Is the band's plan to do a live album for every single tour now?
Yeah, I think that's pretty much how we do things now.

That's really great for the fans. We want to hear what songs sound like after the band has been playing them live for months and months. They start taking on a new power.
I think that's true. They loosen up too. And you learn more about them as you're playing them, and we had the added interest on this tour of having a string section on songs that we didn't originally have strings on. That was kind of fun for us too. So we really wanted to get it down on tape. For us, even more than an album, a DVD starts to represent an accurate document of that moment in our lives. 

And if you don't document it, fans will with bootlegs and the quality won't be there.
Yeah, exactly, and you can't control that, and God bless them. They're going to shoot on their camera phones and they're going to take their own personal memory away, and that's fine with me. But it's nice to get a properly produced and properly recorded document of the tour, for our own sake and for historical reference too.

I know lots of artists complain that too many people are using cameraphones at concert. Does it annoy you?
It doesn't really bother me. Sometimes there will be a guy who is holding a camera phone and recording the entire song (laughs) and you just want to look at him and go, "Really?" But for the most part, that's their own personal thing that they show their friends. I don't have a problem with that.

It just always shocks me that people pay for tickets to a concert, and they spend much of the time watching through this tiny screen when they can see it with their own eyes.
It's the same thing when I'm traveling with my wife on holiday. We're enjoying some wildlife or whatever and I'm sitting there taking pictures. She's always tapping me on the shoulder going, "Ged, why don't you just sit there for a minute?" It's because you're just seeing it through the context of composing a shot as opposed to just letting it be for a moment.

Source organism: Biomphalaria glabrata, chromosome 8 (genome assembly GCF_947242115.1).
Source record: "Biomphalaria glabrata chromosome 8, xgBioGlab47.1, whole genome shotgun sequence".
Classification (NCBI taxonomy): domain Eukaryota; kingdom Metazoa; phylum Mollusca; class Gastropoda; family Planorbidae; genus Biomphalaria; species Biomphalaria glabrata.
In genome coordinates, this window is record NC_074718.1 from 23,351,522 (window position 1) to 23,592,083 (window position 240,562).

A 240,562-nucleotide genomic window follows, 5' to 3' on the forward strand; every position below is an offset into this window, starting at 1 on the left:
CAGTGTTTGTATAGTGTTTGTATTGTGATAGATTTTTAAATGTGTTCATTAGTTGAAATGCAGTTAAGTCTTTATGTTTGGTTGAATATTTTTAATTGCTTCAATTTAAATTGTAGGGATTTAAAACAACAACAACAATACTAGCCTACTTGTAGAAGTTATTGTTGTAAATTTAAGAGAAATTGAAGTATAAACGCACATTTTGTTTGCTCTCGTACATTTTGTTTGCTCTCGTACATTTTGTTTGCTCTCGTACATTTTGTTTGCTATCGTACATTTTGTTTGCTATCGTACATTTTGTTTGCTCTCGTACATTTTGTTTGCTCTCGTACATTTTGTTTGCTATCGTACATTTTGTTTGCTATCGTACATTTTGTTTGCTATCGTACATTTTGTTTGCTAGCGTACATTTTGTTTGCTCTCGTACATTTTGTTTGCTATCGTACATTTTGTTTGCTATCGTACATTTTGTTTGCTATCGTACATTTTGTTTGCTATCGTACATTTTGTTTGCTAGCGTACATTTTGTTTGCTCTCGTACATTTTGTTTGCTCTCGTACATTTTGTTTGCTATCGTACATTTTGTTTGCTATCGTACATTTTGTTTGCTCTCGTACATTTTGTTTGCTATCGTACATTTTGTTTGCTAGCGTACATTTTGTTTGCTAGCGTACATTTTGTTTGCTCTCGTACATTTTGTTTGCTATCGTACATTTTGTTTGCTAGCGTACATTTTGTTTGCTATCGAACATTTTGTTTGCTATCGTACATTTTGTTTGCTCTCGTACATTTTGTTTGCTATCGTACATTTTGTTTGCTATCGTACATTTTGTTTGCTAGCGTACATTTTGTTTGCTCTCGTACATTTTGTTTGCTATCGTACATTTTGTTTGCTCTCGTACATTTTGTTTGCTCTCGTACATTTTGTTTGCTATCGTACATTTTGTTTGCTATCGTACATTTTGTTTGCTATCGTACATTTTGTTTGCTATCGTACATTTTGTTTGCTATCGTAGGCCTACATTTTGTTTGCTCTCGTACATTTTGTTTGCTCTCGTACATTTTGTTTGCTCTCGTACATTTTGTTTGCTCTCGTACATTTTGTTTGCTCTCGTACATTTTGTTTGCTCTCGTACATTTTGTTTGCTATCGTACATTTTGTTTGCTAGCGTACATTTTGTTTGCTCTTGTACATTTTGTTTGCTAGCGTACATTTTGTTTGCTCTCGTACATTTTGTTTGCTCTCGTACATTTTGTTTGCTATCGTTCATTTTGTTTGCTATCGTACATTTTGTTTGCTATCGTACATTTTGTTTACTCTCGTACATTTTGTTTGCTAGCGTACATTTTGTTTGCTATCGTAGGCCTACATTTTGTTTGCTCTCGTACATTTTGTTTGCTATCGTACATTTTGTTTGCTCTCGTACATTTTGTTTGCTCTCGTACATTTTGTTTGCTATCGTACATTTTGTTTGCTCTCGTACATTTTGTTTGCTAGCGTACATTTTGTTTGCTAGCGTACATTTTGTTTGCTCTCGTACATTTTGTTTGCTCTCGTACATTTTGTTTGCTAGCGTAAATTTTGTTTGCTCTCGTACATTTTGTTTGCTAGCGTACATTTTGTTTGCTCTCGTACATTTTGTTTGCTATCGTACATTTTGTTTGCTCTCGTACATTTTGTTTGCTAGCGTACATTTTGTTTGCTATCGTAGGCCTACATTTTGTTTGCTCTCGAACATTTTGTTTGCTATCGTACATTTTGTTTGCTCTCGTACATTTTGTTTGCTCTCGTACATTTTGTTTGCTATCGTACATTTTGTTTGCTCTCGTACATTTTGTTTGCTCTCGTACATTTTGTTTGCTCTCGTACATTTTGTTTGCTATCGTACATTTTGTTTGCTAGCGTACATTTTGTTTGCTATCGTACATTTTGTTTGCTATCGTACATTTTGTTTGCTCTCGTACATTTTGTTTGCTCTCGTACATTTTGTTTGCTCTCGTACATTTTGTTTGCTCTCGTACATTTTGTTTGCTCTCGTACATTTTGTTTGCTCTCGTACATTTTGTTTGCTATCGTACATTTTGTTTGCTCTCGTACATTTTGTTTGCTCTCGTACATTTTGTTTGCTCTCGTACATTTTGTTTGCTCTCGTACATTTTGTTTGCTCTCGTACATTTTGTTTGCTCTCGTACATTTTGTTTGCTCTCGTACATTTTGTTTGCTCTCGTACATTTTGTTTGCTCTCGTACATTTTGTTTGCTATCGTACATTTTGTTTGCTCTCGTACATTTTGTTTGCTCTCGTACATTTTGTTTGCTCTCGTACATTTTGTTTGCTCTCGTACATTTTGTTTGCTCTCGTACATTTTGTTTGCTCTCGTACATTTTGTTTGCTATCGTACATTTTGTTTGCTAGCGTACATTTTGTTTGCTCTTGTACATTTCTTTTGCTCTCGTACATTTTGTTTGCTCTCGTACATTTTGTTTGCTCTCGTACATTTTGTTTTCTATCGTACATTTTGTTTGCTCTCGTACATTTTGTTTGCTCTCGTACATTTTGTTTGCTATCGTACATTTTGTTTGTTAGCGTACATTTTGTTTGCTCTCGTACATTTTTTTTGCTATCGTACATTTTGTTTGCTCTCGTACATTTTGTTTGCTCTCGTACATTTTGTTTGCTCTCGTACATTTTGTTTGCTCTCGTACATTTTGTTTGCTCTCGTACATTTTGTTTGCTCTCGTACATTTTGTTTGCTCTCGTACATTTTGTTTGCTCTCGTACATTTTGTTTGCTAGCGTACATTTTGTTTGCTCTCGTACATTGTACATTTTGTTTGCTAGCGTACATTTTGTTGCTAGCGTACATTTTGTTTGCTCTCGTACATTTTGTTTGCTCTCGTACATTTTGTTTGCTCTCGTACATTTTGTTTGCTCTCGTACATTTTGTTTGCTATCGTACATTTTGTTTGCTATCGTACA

The string section was the first time you ever had anyone on stage but the three of you, right?
Ever.

That's pretty crazy. I know back in the day you briefly thought about hiring a keyboardist, but that obviously didn't happen.
No, we were always afraid to do that because we thought it was just kind of us copping out, so instead we created this ridiculous system of pedals and turned into one-man bands. 

There are times I'm watching you onstage and I just can't believe you're doing all that stuff at once.
I know. All we're missing is the monkey and the organ grinder, right? It's crazy. It's mental what we do onstage. I would never recommend it to anyone, but it became our thing. It became a thing I do and now I've become a little addicted to complexity on stage. When I have a song where I don't have much pedal work, I feel like there's not enough going on. It's a real challenge to learn it all and organize it all. I sure feel like it would be real nice to play bass all night.

Are you enjoying the break now? That was a pretty long tour.
I am, yeah. It was the first tour I finished that I wasn't ready to finish, though. I think it's because I was in the best physical condition of my life. I worked really hard at being in shape for the tour. I was anticipating the difficulty of it. Our pacing is a little better. We had no back-to-back shows, and I spent my days off in the most boring possible way, just resting my voice.  So I finished the tour feeling good. I'm usually kind of dragging my ass home at the end of the tour. This time I felt like, "I've still got a month of gigs left in me." But Alex was done in and Neil has a small child at home. He had to get home. So, that's cool. I understand that it's time to knock it on the head.